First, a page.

British skiers warned off Switzerland
Swiss tourist authorities have reacted with anger to a British report highlighting the increasingly pricey nature of winter holidays in the Swiss Alps.
Based on findings at 10 ski destinations, the UK post office's annual Ski Resort Report advises travellers to go east to find the least expensive lift passes, equipment hire, ski lessons and food and drink.
The report shows prices in Switzerland to have risen sharply for UK skiers hit by a weak pound and pricier resort charges. By contrast, prices in Bansko (Bulgaria) and Arinsal (Andorra) have dropped by 5 percent, making them the most wallet-friendly resorts.
According to the report, a week at Adelboden in Switzerland comes in at £654.54 ($1,046), more than double the cost of a week in Bansko. Adelboden emerges as the most expensive of the eight European resorts survey, thought it is slightly less costly than Killington (USA) and Banff (Canada).
Such bad publicity has upset the Swiss tourism industry.
“These kinds of communications are shameful and false,” said Urz Zenhäusern, director of the tourism department in canton Valais, to newspaper Le Matin.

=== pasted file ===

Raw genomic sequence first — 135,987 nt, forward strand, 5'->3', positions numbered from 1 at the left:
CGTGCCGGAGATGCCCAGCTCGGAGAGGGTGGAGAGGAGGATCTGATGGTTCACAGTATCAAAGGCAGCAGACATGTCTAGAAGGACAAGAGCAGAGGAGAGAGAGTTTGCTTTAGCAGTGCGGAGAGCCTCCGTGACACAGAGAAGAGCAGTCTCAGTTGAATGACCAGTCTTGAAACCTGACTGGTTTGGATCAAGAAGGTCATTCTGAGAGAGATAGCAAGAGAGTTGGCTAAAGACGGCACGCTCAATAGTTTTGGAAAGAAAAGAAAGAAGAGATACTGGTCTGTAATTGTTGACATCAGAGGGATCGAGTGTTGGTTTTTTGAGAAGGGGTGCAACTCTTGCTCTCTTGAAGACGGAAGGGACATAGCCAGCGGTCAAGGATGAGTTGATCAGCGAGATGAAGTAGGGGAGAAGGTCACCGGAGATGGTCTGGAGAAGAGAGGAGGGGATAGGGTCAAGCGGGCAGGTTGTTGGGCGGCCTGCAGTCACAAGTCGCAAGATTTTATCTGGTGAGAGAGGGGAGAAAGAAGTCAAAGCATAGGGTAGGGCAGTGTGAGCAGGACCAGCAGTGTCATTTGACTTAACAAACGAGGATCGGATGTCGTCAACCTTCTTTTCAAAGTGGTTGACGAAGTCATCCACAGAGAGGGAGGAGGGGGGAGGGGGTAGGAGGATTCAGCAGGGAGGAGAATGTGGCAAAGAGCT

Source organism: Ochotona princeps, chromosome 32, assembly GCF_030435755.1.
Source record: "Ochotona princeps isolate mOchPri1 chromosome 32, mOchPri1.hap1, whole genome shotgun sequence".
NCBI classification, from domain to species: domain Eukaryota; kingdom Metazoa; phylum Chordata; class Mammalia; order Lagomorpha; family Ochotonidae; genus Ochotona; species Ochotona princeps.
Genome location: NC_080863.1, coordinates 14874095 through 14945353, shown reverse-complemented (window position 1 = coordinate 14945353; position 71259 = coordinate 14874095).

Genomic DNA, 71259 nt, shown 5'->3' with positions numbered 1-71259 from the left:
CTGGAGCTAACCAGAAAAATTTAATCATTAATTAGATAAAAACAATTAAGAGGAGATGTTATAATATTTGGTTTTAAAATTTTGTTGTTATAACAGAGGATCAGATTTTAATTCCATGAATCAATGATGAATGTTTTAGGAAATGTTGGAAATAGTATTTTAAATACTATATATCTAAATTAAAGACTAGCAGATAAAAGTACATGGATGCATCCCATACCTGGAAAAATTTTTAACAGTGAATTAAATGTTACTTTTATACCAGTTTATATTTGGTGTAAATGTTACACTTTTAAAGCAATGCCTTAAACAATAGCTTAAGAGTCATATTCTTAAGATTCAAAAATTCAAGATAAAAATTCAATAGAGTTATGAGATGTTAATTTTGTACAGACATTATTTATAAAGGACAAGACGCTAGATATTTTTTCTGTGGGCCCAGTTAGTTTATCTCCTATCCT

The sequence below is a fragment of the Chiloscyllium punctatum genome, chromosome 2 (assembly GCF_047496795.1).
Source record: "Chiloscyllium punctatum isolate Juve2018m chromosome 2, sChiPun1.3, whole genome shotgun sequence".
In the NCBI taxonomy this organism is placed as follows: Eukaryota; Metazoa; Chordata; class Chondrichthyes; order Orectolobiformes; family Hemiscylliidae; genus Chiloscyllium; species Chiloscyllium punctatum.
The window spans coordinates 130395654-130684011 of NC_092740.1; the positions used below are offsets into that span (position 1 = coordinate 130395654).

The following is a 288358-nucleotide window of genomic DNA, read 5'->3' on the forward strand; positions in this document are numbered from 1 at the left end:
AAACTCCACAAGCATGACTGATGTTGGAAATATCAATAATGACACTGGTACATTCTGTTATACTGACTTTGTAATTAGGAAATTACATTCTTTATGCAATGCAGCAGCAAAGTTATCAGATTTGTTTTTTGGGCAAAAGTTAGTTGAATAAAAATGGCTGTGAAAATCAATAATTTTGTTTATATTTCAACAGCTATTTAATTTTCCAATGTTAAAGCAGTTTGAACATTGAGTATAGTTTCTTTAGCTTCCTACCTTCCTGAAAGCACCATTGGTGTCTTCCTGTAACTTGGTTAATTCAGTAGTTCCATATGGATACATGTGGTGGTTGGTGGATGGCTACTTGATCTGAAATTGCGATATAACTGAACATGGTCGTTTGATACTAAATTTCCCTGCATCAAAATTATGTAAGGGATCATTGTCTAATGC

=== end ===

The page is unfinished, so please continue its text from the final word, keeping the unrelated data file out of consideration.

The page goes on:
According to Zenhäusern, it is unfair to generalise since regions like the Valais offer different resorts to suit all kinds of budgets. He said that comparisons should not only be based on prices but also on the quality of infrastructure and services, as well as the amount and quality of the snow.
The news sparked a similar reaction at ski resorts in Verbier, in southeast Switzerland.
“There are different reports, and some of them make us the top spot for snowboarders and freeriders,” Isabelle Hefti, spokesperson for the resort’s tourism industry, told Le Matin.
But despite these reassurances, the anxiety is tangible at Swiss winter resorts a few weeks before the beginning of the season. The number of British tourists, the second most important nationality for Swiss tourism after Germans, has diminished in recent months due to the strength of the franc and the ongoing financial crisis.
“In the first eight months of 2011, there was a 7.8 percent reduction in the number of hotel nights booked by British tourists compared to the same period in 2010,” a spokesperson for Suisse Tourisme, Véronique Kanel, told Le Matin.